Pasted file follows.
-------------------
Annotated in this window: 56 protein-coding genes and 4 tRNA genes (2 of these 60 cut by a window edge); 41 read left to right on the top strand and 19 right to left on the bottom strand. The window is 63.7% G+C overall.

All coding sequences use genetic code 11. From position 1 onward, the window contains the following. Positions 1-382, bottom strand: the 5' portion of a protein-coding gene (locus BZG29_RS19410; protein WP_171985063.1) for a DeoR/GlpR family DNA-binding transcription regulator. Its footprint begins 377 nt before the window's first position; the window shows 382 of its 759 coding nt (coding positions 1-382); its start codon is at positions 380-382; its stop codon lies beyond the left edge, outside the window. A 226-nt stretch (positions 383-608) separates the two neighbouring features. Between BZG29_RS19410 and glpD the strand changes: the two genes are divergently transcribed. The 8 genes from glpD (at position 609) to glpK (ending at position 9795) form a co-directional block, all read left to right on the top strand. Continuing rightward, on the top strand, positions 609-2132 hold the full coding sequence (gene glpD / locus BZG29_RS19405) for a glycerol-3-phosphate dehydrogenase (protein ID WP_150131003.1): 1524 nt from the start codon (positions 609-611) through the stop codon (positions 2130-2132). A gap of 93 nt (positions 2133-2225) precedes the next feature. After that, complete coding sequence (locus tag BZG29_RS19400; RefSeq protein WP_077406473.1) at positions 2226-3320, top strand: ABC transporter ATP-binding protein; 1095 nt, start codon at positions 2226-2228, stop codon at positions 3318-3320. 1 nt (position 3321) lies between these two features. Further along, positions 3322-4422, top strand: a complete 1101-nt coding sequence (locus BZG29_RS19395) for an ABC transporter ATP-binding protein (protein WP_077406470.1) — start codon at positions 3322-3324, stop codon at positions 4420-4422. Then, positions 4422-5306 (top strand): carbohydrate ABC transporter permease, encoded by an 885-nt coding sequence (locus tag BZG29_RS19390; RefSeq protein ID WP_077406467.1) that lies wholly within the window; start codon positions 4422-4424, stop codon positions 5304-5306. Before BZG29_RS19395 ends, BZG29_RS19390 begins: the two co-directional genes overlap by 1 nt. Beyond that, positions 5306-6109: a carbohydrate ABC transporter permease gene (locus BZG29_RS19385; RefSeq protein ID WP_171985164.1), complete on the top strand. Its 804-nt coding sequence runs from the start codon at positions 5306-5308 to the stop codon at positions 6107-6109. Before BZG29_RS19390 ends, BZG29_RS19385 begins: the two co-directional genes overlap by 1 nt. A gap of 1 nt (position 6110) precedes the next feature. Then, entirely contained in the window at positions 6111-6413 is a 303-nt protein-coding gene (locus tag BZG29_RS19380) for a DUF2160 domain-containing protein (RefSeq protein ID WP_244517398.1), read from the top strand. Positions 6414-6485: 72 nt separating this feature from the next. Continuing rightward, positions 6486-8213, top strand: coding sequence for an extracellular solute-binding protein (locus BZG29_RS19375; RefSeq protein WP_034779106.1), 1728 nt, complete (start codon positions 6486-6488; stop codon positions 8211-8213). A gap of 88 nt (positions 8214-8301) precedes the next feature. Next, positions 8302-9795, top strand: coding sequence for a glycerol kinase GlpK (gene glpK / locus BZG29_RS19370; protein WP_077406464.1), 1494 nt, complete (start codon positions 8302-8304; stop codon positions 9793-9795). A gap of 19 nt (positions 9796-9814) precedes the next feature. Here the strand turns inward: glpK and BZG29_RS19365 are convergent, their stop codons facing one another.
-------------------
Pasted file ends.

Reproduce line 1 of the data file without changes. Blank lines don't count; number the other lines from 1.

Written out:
Annotated in this window: 56 protein-coding genes and 4 tRNA genes (2 of these 60 cut by a window edge); 41 read left to right on the top strand and 19 right to left on the bottom strand. The window is 63.7% G+C overall.